There are a couple of other issues that I'll develop in later posts. A few quick comments:

CW: "I'm Christine Wicker. I wrote the book you're calling inaccurate."
Me: To be clear, I'm not addressing your book as a whole. I'm only discussing a couple of sentences on the top of page 143. My interest is this particular statistic, how it gets used and modified. It would be unfair to evaluate your book on the basis on this single point.

CW: "You often quote statistics without researching them fully. Or presenting contrary data."
Me: This being a blog, I will sometimes present studies that I find interesting without any critical analysis. In my published writing, however, I try to avoid that.

CW: "I agree with Helen's idea that you could easily find out what the rest of the world thinks about evangelicals."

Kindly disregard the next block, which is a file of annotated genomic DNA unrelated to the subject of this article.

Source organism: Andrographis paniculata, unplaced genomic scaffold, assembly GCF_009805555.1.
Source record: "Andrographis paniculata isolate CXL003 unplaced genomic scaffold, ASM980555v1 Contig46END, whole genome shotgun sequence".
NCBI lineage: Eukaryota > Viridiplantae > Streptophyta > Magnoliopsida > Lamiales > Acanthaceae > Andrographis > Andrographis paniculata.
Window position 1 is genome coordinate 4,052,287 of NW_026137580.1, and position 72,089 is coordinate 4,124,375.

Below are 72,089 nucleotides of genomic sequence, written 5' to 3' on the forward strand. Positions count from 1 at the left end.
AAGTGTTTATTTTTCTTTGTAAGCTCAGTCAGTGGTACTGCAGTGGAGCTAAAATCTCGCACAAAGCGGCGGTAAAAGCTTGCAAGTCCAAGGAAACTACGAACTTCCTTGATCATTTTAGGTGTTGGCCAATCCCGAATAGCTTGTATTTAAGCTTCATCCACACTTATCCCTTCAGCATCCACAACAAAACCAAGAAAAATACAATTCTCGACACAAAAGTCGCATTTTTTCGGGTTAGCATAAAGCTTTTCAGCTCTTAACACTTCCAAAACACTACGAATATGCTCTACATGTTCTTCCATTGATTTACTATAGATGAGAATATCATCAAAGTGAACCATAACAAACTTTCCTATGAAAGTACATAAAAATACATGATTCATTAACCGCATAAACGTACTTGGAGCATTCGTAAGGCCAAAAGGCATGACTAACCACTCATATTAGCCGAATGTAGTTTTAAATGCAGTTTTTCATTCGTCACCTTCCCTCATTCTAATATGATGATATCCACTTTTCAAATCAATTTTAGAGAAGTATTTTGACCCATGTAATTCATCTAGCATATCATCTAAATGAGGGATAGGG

Me: By virtue of being on the faculty of a public university + teaching a class on the sociology of religion, I end up hearing a lot of people's perspectives about different religions.

CW: "BTW, reporters aren't popular either. But I don't try to kill the messenger for saying so."
Me: My interest is in the use and interpretation of this statistic rather than who in particular uses it. I apologize if you feel like I'm shooting the messenger (i.e., you)...

Part 5 of the series.


Corey said...

I think there's an apples and oranges dynamic going on here:

Brad did what social scientists are trained to do. When he encountered the truth claim about "Christians" being almost as denigrated as prostitutes, he invoked Peter Berger's imperative: "Say's who?" In looking at the full distribution of responses from Barna (a polling organization that has been previously taken to task on this blog for sloppy methodology), we see that infact the rank orderings have a couple of "Christian" groups ranked highly: Ministers and Born Again Christians occupy positions 3 and 4.